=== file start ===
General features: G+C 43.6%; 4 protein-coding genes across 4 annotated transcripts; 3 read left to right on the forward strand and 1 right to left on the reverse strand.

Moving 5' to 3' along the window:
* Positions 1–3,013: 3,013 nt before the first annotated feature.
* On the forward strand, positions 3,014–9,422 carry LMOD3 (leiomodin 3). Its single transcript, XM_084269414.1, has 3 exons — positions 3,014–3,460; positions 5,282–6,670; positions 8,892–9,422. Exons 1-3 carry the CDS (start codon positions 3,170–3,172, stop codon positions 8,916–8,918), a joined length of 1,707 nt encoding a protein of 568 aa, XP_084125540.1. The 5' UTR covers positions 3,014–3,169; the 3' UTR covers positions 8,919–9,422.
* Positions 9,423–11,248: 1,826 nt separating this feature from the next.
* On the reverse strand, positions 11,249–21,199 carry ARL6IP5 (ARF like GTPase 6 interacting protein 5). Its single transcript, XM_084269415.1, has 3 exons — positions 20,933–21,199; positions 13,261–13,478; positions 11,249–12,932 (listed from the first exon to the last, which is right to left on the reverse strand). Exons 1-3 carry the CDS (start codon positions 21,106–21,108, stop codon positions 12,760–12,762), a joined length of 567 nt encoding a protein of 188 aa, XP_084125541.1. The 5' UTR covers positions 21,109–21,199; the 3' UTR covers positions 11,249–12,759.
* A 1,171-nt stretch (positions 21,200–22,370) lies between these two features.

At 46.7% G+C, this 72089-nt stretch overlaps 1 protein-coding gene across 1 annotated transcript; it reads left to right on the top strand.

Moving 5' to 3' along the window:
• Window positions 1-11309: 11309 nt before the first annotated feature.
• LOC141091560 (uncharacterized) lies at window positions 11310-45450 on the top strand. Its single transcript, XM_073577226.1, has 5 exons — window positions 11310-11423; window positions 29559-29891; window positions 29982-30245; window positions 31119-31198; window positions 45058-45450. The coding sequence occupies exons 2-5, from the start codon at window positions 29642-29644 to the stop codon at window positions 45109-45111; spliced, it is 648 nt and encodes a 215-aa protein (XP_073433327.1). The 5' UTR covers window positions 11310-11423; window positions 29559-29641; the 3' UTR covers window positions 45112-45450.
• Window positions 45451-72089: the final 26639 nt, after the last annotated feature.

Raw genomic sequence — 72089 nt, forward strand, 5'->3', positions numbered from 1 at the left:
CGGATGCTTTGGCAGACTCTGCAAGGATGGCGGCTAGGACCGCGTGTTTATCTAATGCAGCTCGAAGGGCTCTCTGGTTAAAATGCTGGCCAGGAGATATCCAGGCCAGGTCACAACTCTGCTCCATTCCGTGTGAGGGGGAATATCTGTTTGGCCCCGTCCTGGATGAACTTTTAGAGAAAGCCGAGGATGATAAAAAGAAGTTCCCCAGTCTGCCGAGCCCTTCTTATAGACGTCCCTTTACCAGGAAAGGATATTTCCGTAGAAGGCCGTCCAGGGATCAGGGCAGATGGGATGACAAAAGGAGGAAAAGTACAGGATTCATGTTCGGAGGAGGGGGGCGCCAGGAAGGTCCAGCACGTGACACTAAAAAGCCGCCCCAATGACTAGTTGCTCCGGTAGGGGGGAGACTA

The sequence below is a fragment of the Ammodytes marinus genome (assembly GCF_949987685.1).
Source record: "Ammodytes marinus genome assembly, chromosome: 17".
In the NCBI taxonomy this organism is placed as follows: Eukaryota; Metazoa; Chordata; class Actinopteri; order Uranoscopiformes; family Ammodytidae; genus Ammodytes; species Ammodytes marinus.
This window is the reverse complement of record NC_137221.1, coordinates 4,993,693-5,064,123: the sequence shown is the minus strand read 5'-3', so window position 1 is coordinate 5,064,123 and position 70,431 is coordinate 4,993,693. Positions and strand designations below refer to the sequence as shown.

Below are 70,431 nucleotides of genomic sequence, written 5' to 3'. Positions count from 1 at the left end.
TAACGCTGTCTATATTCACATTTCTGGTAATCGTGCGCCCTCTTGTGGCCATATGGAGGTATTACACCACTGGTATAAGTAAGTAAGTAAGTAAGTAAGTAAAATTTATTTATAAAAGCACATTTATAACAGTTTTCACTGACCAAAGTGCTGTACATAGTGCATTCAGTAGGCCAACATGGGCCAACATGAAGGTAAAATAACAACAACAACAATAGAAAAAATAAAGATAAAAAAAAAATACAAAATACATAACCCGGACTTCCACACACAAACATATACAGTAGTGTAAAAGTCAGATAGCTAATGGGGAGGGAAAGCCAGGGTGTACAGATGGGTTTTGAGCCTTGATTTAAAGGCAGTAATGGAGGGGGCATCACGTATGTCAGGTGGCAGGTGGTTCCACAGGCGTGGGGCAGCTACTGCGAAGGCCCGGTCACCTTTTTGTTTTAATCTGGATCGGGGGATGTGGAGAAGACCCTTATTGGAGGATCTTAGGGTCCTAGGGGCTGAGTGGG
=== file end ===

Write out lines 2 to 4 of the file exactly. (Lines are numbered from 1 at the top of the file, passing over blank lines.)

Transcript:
Moving 5' to 3' along the window:
* Positions 1–3,013: 3,013 nt before the first annotated feature.
* On the forward strand, positions 3,014–9,422 carry LMOD3 (leiomodin 3). Its single transcript, XM_084269414.1, has 3 exons — positions 3,014–3,460; positions 5,282–6,670; positions 8,892–9,422. Exons 1-3 carry the CDS (start codon positions 3,170–3,172, stop codon positions 8,916–8,918), a joined length of 1,707 nt encoding a protein of 568 aa, XP_084125540.1. The 5' UTR covers positions 3,014–3,169; the 3' UTR covers positions 8,919–9,422.